Welcome to Mars Incubator! This site is dedicated to developing martian habitation technology. Check out our recent submission to the NASA Centennial Challenge below!


Mars Incubator was originally conceptualized by the founder as an independent competition to spark student interest in developing the necessary technology to build life sustaining capsules on Mars. After initial research we found that NASA is already addressing this goal with the Centennial Challenge Program. Thus, the competitive team was formed by the founder to take on NASA’s challenge.

Mars Incubator is a team of engineers and artists formed to compete in the NASA Centennial challenge competitions. More specifically we are looking to develop the technologies and inform the designs that will one day lead humans to a sustainable presence on Mars.

As mechanical engineers, manufacturing new technologies represent a shift in creative potential. Additive manufacturing offers a suite of new design parameters that will enable humans to develop the Martian surface. The team is a collection of peers, co-workers, mentors and friends with a common interest in developing the technology that makes humanity a space-faring species.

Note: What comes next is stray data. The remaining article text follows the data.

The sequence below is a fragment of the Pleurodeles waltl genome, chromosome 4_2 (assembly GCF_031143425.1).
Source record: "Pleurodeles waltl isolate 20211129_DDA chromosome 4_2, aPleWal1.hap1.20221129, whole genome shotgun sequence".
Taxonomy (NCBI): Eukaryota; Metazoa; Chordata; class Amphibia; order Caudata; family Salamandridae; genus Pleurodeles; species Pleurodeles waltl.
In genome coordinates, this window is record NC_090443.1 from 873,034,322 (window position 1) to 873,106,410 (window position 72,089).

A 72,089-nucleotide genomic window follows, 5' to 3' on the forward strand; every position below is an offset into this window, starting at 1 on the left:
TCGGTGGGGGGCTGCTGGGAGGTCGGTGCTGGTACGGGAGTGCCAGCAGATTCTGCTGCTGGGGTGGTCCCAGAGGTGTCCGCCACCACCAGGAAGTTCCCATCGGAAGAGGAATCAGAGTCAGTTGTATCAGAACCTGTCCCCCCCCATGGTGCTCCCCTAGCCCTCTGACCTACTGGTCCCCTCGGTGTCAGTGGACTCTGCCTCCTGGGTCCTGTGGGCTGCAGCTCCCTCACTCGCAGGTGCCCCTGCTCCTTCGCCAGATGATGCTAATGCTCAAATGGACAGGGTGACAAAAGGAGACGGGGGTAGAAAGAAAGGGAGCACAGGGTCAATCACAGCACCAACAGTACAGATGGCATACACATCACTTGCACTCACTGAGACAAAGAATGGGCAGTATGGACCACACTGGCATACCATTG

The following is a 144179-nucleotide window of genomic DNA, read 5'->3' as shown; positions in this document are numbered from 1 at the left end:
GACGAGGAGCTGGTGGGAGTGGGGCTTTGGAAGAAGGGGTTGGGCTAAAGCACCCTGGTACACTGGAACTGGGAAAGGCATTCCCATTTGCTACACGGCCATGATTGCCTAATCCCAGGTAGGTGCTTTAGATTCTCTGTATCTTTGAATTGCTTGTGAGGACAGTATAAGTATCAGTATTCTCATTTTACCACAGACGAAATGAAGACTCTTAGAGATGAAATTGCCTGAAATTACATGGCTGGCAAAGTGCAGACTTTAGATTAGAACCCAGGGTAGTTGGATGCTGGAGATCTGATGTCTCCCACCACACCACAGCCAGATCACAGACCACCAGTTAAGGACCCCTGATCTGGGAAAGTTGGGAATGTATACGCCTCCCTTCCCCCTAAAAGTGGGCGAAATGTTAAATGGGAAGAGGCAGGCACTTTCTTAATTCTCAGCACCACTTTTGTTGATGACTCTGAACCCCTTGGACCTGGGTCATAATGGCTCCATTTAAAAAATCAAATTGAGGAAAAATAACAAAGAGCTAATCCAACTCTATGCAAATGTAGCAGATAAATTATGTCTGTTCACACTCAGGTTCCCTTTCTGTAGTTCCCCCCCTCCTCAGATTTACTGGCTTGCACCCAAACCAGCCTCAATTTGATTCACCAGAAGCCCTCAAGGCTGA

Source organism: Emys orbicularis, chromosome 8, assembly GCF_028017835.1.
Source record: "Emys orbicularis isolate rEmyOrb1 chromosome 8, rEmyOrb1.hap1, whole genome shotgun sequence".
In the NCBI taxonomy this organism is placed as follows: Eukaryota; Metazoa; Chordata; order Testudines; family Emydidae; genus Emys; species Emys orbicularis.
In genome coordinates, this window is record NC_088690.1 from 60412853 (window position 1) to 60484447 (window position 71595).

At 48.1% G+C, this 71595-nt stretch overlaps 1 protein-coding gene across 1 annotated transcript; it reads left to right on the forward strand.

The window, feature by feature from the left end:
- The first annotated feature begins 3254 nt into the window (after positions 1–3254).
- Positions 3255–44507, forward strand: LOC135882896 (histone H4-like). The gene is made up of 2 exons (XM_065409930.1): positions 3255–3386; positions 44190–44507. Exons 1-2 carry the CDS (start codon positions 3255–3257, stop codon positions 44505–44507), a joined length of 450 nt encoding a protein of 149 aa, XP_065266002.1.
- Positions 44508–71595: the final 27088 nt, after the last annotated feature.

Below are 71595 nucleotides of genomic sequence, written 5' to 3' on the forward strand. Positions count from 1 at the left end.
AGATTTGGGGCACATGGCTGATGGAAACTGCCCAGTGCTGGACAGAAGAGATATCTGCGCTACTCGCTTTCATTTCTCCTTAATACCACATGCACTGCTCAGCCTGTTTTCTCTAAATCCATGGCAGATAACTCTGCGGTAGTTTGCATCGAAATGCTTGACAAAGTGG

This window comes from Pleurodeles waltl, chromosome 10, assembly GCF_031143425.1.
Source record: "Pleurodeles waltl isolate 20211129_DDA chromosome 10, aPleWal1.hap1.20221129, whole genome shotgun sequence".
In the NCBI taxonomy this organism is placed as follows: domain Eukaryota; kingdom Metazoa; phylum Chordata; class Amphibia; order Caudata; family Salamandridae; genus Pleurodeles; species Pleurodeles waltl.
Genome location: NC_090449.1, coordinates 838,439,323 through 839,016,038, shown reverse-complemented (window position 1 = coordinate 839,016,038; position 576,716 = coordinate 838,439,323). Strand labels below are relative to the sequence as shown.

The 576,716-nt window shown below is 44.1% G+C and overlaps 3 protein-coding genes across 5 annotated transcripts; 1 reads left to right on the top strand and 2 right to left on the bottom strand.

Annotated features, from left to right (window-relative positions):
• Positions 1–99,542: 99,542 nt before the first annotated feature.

Our strategy is to maintain a small, agile team with the appropriate subject matter expert in each of the topics critical to the success of the project. Based on the timescale it’s important to communicate ideas and make decisions quickly and effectively.

Check out design for the Level 1 of the challenge here:

Mars Incubator Hab


In-Situ Resource Utilization (ISRU)

Material Types The Mars Incubator construction relies heavily on materials produced from the Martian surface. Regolith is found in the form of Martian sand, Basalt is the bedrock found underneath, and polyethylene, whilst not naturally occurring, can be produced by combining CO2 and hydrogen. Equipment Required A processing plant will be required to prepare the …

External Tiles

The standard building blocks for the habitat are the hexagonal and pentagonal tiles. There are three standard geometries used to complete the habitat, one hexagonal and two pentagonal. The pentagonal tiles in the smaller pentagonal polyhedrons have a different mating angle than the larger tiles but are the same basic size. The large volume of …